General Analysis of Bill: November 2010 Archives

The Dodd-Frank Wall Street Reform and Consumer Protection Act of 2010 is widely described as the most ambitious and far-reaching overhaul of financial regulation since the 1930s. Together with other regulatory reforms introduced by the Securities and Exchange Commission (SEC), the Federal Reserve (Fed) and other regulators in the United States and Europe, it is going to alter the structure of financial markets in profound ways. In this presentation (based on the book Regulating Wall Street: The Dodd-Frank Act and the New Architecture of Global Finance), Viral Acharya provides an overall assessment of the Act in three different ways: from first principles in terms of how economic theory suggests we should regulate the financial sector; in a comparative manner;€“ relating the proposed reforms to those that were undertaken in the 1930s following the Great Depression; and, finally, how the proposed reforms would have fared in preventing and dealing with the crisis of 2007-2009 had they been in place at the time.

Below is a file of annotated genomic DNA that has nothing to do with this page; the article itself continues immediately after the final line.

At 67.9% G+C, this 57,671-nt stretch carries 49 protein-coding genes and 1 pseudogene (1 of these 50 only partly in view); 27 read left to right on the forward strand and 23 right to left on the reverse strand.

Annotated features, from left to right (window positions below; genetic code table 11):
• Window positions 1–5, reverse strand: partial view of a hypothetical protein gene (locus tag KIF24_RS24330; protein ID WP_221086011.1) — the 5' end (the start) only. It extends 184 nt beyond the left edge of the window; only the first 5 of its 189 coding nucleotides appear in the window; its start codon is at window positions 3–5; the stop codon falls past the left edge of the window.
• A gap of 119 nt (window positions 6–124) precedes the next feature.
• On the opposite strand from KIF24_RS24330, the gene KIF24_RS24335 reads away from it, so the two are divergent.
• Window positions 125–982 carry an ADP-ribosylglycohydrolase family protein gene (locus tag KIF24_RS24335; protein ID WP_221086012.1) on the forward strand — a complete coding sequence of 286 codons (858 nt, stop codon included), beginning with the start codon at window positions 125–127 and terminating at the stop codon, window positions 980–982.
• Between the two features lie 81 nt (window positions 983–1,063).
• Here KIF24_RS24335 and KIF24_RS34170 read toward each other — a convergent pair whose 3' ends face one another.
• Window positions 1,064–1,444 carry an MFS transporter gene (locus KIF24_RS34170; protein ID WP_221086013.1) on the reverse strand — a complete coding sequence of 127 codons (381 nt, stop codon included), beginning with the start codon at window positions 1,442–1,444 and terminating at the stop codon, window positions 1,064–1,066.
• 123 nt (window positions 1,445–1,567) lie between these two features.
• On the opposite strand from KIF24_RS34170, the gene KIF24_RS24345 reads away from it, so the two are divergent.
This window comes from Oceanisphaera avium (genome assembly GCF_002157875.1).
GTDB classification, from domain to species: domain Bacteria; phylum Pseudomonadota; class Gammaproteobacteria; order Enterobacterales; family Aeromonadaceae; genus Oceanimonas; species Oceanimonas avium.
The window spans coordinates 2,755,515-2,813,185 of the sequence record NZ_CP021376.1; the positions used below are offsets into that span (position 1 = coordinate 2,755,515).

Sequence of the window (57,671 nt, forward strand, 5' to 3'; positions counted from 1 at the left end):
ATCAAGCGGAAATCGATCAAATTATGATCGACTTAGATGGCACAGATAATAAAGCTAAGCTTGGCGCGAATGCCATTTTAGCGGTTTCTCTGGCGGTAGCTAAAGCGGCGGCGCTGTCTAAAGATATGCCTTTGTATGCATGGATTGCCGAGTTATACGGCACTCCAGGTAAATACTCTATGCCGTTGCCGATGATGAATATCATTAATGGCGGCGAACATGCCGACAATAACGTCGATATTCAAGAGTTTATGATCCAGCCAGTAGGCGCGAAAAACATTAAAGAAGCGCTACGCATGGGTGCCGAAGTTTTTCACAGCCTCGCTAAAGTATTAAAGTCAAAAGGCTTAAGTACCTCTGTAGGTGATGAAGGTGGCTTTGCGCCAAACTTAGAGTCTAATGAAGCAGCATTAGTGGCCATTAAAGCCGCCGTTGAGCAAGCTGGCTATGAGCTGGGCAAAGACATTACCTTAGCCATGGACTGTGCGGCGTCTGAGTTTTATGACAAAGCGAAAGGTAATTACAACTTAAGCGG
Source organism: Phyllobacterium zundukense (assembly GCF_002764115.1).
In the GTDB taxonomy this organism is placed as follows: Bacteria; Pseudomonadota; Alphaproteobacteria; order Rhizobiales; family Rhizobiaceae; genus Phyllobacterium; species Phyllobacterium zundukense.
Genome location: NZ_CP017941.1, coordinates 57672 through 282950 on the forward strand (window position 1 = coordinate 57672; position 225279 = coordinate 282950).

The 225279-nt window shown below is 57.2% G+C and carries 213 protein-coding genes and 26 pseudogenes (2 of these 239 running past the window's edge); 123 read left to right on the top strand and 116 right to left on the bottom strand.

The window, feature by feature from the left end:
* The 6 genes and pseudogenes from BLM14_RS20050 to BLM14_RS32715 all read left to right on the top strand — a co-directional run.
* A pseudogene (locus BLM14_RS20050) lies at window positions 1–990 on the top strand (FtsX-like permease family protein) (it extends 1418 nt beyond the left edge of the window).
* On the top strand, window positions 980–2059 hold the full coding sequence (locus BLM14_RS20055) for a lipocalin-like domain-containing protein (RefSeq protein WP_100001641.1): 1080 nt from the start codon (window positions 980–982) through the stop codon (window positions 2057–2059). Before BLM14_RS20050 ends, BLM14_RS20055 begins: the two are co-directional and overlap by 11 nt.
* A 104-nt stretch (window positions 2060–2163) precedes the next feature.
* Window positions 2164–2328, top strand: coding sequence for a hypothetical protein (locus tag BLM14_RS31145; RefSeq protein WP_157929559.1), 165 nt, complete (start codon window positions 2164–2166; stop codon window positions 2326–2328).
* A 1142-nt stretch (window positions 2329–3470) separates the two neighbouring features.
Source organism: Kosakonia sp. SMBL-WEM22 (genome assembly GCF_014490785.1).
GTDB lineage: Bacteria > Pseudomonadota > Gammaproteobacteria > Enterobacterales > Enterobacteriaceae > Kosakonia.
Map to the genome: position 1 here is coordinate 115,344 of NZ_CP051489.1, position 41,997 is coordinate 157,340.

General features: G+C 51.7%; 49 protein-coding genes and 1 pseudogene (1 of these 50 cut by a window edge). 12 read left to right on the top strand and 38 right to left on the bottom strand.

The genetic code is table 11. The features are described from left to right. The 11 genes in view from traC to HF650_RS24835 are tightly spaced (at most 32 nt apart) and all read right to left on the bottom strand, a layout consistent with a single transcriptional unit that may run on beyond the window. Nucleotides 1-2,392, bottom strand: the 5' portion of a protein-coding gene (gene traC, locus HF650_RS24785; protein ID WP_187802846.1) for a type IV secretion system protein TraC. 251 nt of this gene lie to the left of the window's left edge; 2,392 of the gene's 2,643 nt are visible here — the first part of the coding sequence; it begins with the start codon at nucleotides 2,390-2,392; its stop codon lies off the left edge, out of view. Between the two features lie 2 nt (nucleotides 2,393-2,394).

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The Dodd-Frank Act, signed into law in July 2010, represented the most significant and controversial overhaul of the U.S. financial regulatory system since the Great Depression. Forty NYU Stern faculty, including editors Viral V. Acharya, Thomas F. Cooley, Matthew P. Richardson, and Ingo Walter, provide a definitive analysis of the Act, expose key flaws and propose solutions to inform the rules’ adoption by regulators, in a new book, Regulating Wall Street: The Dodd-Frank Act and the New Architecture of Global Finance (Wiley, November 2010).

About Restoring Financial Stability

Previously, many of these faculty developed 18 independent policy papers offering market-focused solutions to the financial crisis, which were published in a book, Restoring Financial Stability: How to Repair a Failed System (Wiley, March 2009).

About the Authors